VOTE 2012

Mitt Romney $10,000 bet fallout features criticism from both sides

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Romney's campaign has spent most of the year focused on Obama instead of on his GOP rivals. And while former House Speaker Newt Gingrich has risen to the top of polls in several early states, Romney says he still believes he'll be the Republican nominee.

Romney has faced widespread criticism after his $10,000 bet proposal on Saturday night. (Photo: Associated Press)

"I'm going to get the nomination," he told reporters here Sunday night.

When pressed about how he came up with the $10,000 bet figure, Romney wouldn't say.

"That's all I got," he said, laughing with the audience of supporters standing behind him.

Romney tried to make the bet with the Texas governor after Perry accused Romney of making changes to parts of his book, "No Apology."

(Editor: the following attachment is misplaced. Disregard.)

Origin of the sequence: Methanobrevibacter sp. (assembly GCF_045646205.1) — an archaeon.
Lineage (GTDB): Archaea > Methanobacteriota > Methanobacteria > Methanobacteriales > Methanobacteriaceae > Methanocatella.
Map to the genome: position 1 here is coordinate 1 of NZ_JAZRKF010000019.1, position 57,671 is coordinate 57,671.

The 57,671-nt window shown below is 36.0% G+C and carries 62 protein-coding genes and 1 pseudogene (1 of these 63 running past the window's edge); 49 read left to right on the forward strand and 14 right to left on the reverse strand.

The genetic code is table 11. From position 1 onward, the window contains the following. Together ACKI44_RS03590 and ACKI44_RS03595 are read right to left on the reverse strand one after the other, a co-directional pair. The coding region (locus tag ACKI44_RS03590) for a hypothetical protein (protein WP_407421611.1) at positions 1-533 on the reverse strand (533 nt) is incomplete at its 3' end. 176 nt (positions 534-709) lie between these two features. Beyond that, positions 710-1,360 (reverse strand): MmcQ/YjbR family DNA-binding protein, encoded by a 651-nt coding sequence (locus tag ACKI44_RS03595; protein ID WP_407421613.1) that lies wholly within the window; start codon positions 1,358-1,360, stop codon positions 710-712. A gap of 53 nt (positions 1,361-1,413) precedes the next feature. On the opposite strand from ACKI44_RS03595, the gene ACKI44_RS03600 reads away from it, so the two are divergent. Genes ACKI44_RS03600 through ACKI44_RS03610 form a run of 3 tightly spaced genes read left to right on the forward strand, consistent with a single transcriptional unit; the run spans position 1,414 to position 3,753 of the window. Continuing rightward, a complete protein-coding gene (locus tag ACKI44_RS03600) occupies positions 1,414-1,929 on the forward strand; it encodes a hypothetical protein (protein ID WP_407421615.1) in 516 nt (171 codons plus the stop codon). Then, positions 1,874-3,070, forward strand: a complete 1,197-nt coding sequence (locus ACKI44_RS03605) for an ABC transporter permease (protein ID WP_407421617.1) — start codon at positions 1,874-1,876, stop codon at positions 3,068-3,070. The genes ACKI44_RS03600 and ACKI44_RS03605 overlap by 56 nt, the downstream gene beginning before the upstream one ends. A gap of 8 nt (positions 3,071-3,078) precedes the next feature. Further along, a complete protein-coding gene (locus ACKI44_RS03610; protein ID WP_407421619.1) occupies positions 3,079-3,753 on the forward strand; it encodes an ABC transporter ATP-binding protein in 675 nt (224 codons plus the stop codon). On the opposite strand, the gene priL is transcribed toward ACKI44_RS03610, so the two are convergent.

"You've raised that before, Rick. And you're simply wrong," Romney said. Perry said it was true as Romney laughed and then said: "Rick, I'll, I'll tell you what. Ten thousand bucks? Ten thousand dollar bet?" He stuck his hand out to Perry, who wouldn't take it.

Romney made his millions at Bain Capital, a venture capital firm. In 2008, he sometimes struggled to explain his wealth; he ended up spending more than $45 million of his own money on his failed campaign.

Romney has yet to make a significant contribution to his bid for the 2012 Republican presidential nomination. Instead, he's tried to emphasize his focus on middle class families and the struggles they're facing in the economy. He has pitched his tax plan as good for middle class Americans — rejecting a flat tax proposal that Perry supports because he says it would raise taxes on the middle class.

But he's made other slip-ups on the campaign trail that have occasionally cast him as out-of touch.

In June, Romney sat and listened as, one by one, a group of unemployed Floridians told him about struggling to find work. "I should tell my story," Mr. Romney said. "I'm also unemployed."

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